By Bill Dickens
It’s been so long since El Cajon Valley has beaten Helix in basketball that none of the players in a last weekend’s Grossmont North-South Tournament basketball game seemed to realize the magnitude of the Braves’ 57-41 romp over the visiting Highlanders.
“Our kids weren’t happy that we lost, but it was just another game in their eyes,” Helix coach John Singer said. “What’s it been – 25 years since they last beat us?”
It was a nice guess by Singer, the Highlanders’ 29-year head coach who was at the helm when El Cajon Valley last edged Helix 39-36 in December, 1986. That was the first of two meetings that season. The Highlanders registered a 45-42 win in the rematch in January, 1987.
Helix had posted 26 consecutive wins in 22 years over El Cajon Valley before stumbling on Friday (Jan. 9) of this season. This streak might have been longer had the two Grossmont Conference rivals played in the same league, which they haven’t since 1985.
Although El Cajon Valley coach Jim Gleboff has been coaching for more than 40 years – including a stint as Egypt’s National team mentor – this is his first year at El Cajon Valley. Yet, he could feel the history of the Braves’ latest victory.
“It’s been a good week for us,” Gleboff said. “We won three in a row that nobody would have thought we would win. Of course, any time you beat Helix it’s special.”
Rising star at El Cajon Christian
Brazilian guard Luiz (CQ) Bidart is a big hit at Christian (10-5) this season. The stocky 6-foot-2 junior plays the point for the Patriots, but he is not your prototype front man.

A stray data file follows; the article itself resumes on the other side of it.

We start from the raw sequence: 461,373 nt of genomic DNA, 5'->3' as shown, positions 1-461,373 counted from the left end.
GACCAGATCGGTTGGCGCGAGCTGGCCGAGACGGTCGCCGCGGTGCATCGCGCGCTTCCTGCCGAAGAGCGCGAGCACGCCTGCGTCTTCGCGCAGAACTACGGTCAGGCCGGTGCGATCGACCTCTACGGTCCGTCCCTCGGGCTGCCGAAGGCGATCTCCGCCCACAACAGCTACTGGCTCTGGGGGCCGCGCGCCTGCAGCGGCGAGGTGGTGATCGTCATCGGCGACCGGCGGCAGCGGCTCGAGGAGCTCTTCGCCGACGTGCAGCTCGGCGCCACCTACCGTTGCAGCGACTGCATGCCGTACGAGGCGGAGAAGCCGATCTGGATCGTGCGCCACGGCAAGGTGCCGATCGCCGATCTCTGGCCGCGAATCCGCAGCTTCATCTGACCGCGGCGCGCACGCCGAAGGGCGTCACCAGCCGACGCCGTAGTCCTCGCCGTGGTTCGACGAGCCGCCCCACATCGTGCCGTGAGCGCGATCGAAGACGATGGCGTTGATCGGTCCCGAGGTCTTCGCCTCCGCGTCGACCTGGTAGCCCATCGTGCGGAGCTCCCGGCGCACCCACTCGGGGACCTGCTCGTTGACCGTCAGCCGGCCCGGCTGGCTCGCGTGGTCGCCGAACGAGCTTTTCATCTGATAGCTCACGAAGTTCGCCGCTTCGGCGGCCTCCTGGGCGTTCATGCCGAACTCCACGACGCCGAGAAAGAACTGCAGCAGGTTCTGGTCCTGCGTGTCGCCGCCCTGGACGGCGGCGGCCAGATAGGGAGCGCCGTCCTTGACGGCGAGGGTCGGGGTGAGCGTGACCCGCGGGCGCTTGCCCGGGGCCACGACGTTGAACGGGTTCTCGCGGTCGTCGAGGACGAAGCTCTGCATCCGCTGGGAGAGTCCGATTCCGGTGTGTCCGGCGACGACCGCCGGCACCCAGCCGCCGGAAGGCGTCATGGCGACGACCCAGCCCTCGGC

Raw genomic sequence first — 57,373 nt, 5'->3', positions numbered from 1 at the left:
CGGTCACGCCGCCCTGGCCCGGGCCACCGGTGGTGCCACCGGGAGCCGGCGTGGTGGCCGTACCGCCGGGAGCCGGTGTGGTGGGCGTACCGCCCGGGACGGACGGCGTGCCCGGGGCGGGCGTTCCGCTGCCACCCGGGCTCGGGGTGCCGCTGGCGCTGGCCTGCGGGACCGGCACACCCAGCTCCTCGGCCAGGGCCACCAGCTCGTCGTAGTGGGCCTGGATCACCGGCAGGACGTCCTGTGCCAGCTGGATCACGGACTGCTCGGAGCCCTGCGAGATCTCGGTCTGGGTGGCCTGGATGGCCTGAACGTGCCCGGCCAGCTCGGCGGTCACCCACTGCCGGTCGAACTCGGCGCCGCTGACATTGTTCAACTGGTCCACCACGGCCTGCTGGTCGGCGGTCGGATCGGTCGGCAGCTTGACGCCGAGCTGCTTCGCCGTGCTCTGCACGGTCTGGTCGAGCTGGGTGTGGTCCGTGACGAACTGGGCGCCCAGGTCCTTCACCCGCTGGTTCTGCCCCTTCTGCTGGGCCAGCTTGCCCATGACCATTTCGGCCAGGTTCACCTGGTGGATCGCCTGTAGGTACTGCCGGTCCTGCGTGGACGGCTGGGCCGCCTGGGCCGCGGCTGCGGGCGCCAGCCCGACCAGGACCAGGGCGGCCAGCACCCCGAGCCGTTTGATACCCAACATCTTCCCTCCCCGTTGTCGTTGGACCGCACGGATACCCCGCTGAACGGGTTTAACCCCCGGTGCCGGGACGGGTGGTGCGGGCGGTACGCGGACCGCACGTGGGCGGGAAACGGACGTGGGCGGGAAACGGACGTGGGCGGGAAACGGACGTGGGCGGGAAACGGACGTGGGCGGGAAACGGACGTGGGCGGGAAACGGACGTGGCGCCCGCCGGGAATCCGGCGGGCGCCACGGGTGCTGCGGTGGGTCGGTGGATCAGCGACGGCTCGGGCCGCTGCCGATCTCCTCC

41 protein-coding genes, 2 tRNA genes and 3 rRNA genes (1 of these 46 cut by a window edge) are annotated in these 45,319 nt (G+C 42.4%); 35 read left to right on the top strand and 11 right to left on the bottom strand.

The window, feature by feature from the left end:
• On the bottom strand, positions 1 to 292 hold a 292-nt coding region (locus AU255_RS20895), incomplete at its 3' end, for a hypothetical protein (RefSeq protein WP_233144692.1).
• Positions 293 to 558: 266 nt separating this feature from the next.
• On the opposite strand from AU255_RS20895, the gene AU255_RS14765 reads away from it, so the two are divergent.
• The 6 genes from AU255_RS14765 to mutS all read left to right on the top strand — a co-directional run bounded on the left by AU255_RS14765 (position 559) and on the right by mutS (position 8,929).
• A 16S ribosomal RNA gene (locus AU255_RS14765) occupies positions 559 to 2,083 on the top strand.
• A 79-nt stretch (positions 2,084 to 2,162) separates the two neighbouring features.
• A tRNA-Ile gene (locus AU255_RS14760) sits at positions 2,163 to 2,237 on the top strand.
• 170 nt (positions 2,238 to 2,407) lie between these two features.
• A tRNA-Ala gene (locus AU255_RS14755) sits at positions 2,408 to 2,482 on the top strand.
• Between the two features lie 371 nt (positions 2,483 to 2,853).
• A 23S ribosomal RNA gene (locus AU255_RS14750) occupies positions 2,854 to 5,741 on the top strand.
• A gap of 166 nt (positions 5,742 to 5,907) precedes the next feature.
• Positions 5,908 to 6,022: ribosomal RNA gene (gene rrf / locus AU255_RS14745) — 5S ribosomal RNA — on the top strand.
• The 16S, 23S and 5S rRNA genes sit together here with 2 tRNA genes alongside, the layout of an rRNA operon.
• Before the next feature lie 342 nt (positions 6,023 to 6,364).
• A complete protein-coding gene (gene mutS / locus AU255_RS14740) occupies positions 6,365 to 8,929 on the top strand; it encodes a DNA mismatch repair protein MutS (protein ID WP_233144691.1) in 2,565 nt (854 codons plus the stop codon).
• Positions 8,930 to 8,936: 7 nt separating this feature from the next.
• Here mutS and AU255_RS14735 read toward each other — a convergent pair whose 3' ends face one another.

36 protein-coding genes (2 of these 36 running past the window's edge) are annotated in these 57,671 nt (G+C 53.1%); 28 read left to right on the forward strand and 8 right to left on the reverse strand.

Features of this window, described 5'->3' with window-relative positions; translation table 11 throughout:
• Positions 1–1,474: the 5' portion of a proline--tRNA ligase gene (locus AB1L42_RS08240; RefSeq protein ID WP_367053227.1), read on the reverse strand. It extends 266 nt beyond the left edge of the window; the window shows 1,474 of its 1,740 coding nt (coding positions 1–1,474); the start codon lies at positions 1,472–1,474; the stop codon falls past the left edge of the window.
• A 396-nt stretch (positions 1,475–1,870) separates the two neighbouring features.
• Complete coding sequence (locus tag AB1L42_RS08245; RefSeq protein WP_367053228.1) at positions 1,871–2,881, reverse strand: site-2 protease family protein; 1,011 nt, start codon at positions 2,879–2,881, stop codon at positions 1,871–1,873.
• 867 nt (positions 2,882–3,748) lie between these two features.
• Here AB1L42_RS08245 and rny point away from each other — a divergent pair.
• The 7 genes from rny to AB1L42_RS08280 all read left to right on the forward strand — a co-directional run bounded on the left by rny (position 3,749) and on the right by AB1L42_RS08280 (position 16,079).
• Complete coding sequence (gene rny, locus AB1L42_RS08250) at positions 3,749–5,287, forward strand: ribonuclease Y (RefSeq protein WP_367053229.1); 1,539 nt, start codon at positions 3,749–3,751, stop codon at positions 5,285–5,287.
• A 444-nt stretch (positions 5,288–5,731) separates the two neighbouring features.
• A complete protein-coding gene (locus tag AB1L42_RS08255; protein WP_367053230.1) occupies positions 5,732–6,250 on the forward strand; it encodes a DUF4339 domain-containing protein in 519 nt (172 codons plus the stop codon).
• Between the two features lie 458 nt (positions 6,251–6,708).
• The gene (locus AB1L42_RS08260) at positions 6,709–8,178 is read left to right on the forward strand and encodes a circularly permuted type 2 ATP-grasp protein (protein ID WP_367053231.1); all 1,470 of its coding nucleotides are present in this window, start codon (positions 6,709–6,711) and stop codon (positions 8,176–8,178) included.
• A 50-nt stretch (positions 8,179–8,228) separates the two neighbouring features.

Bidart, who averages 26.6 points per game, is not one who stations himself on the perimeter lofting three-point shots. He attacks the basket and creates fouls. He’s netted more than 82 percent of his 90 free throws, while picking up an abundant number of offensive fouls.
Double dose of Duffy
El Capitan senior guard Ashley Duffy scored 79 points in her last two games, raising her CIF-San Diego Section-leading scoring average to 24.6. The 5-foot-10 San Diego State-bound Duffy has tallied 442 points in 18 games for the 17-1 Vaqueros. Duffy, who opened the season with a career-best 42 points against Mission Hills, rang up 41 points against Valhalla and 38 against El Cajon Granite Hills.
Mavericks rustle up seven champions
La Costa Canyon senior Tim Randall was selected the best wrestler in the Champion of Champions Berdsford Invitational at Rim of the World High in Lake Arrowhead. Randall won the 152-pound weight class where the Mavericks crowned seven champions and placed first out of 23 teams.
Mount Miguel ticketed to continue title string
Since Robbie Sandoval took over as coach of the Mount Miguel girls’ basketball team his Matadors have won eight-straight Grossmont South League championships. They’ve done so in dominating style, posting a 75-1 league record – a winning percentage of .987. More of the same is predicted this season.
Other Top Performances
— Senior Henry Yorba of Poway won all four matches by pin, including in the final of the 135-pound division to be named the top lightweight wrestler at the Spring Valley Monte Vista Invitational.
— Poway’s Ian Daube, a senior, won four matches at 189 pounds to be named the top heavyweight wrestler at the Monte Vista Invitational.